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 Post subject: Red Cross Prepare For Winter
Post Posted: Oct 11, 2017 8:46 pm 
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Red Cross Prepare For Winter
Volunteer Michelle Adams

Prepare For winter

With the colder weather getting closer, the American Red Cross encourages residents to prepare now before winter.

- Winterize your house, barn, shed or any other structure that may provide shelter for your family, neighbors, livestock or equipment. Install storm shutters, doors and windows; clear rain gutters; repair roof leaks; and check the structural ability of the roof to sustain unusually heavy weight from the accumulation of snow–or water, if drains on flat roofs do not work.

- Insulate your home by installing storm windows or covering windows with plastic from the inside to keep cold air out.
- Maintain heating equipment and chimneys by having them cleaned and inspected every year.

- Prepare your outdoor pets for winter. If they can’t come inside, make sure they will have enough shelter to keep them warm and that they will have access to unfrozen water.

- Store drinking water, first aid kit, canned/no-cook food, non-electric can opener, radio, flashlight and extra batteries where you can get them easily, even in the dark.

- Keep cars and other vehicles fueled and in good repair, with a winter emergency kit in each.

- Get a NOAA Weather Radio to monitor severe weather.

- Know ahead of time what you should do to help elderly or disabled friends and neighbors.

- Download the Red Cross First Aid app to ensure that you know how to respond to any first aid emergency
in case 1st responders are delayed by winter weather.
Additional tips:
Heat your home safely:
Heating systems are running at full force and many people are resorting to other sources to keep their homes warm. To avoid fire danger, you should remember the following:

Never use a stove or oven to heat your home.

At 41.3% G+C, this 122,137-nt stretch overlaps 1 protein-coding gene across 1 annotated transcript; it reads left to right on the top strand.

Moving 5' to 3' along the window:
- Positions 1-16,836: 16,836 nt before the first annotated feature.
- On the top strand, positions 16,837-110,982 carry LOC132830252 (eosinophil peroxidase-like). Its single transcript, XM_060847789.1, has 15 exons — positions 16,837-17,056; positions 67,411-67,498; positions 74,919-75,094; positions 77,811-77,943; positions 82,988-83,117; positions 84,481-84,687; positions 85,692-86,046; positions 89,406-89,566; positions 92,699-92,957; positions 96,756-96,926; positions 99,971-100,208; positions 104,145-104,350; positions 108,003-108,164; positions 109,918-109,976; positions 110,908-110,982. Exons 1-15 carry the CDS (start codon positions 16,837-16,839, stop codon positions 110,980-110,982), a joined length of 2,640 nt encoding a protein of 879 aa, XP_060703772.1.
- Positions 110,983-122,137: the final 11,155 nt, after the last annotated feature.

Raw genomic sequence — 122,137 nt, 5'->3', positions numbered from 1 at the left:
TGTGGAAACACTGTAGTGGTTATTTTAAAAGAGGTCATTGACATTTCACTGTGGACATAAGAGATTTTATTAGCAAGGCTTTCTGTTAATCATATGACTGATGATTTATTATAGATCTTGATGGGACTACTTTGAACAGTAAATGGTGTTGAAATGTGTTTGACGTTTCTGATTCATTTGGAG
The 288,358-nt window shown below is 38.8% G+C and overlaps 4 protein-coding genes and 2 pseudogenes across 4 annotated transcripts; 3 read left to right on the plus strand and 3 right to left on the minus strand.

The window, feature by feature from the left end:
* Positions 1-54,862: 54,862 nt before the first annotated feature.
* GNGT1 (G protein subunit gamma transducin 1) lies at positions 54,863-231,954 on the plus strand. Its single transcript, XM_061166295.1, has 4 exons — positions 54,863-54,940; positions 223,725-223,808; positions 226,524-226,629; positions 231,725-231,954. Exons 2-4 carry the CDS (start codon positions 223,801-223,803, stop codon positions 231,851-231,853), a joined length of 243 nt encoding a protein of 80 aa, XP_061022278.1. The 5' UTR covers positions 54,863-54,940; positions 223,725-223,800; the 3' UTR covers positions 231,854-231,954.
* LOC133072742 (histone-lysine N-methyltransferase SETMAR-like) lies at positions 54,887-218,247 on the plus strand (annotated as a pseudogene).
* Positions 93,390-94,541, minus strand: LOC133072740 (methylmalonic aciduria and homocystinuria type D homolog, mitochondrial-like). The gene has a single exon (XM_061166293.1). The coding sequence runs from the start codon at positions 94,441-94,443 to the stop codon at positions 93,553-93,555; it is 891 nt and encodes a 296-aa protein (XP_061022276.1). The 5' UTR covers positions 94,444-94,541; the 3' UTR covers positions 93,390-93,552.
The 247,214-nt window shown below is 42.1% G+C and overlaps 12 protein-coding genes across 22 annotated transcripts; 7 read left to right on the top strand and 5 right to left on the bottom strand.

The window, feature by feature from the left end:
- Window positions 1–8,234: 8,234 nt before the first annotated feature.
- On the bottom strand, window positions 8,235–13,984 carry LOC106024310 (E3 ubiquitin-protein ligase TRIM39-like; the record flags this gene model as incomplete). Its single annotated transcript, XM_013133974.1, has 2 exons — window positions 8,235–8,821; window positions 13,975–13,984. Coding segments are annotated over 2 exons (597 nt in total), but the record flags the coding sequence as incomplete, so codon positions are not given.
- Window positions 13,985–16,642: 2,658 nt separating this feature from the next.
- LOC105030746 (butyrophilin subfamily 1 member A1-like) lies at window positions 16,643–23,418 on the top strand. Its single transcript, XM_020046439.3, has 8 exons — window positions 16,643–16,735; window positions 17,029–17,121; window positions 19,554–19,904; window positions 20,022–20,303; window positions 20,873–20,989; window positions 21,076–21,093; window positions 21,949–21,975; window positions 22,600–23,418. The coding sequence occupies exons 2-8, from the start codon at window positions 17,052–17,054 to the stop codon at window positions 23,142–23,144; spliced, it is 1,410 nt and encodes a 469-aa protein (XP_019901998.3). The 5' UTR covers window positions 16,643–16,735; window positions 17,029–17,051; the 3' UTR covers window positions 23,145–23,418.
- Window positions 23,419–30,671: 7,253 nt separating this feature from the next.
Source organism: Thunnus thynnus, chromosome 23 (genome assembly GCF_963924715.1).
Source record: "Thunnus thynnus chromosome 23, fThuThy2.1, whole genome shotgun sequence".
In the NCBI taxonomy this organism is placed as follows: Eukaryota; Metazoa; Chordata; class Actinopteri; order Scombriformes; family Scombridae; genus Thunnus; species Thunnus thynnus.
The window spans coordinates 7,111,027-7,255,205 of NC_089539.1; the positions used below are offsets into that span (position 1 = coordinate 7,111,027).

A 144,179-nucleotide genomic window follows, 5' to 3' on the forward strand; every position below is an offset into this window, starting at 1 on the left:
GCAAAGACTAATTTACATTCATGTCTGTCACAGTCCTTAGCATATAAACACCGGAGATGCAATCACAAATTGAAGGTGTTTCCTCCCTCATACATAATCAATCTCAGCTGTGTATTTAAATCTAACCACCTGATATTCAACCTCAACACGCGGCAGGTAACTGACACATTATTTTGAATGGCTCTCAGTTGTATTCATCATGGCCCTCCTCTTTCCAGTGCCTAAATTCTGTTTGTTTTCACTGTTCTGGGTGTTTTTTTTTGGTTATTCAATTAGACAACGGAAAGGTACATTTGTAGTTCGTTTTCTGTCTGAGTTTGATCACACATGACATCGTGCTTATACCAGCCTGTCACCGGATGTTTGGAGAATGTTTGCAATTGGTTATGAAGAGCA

If you are using a space heater, place it on a level, hard surface and keep anything flammable at least three feet away – things such as paper, clothing, bedding, curtains or rugs.

Turn off space heaters and make sure fireplace embers are out before leaving the room or going to bed.

If you are using a fireplace, use a glass or metal fire screen large enough to catch sparks and rolling logs.

Use generators correctly – never operate a generator inside the home, including in the basement or garage.
Don’t hook a generator up to the home’s wiring. The safest thing to do is to connect the equipment you want to power directly to the outlets on the generator.

Put together a disaster kit
Water—at least a 3-day supply; one gallon per person per day
Food—at least a 3-day supply of non-perishable, easy-to-prepare food
Battery-powered or hand-crank radio (NOAA Weather Radio, if possible)
Extra batteries
First aid kit
Medications (7-day supply) and medical items (hearing aids with extra batteries, glasses, contact lenses, syringes, etc.)
Multi-purpose tool
Sanitation and personal hygiene items
Copies of personal documents (medication list and pertinent medical information, proof of address, deed/lease to home, passports, birth certificates, insurance policies)
Cell phone with chargers
Family and emergency contact information
Extra cash
Baby supplies (bottles, formula, baby food, diapers)
Pet supplies (collar, leash, ID, food, carrier, bowl)
Tools/supplies for securing your home
Sand, rock salt or non-clumping kitty litter to make walkways and steps less slippery
Warm coats, gloves or mittens, hats, boots and extra blankets and warm clothing for all household members
Ample alternate heating methods such as fireplaces or wood- or coal-burning stoves

Additional Helpful Tips

Tips to Winterize your Car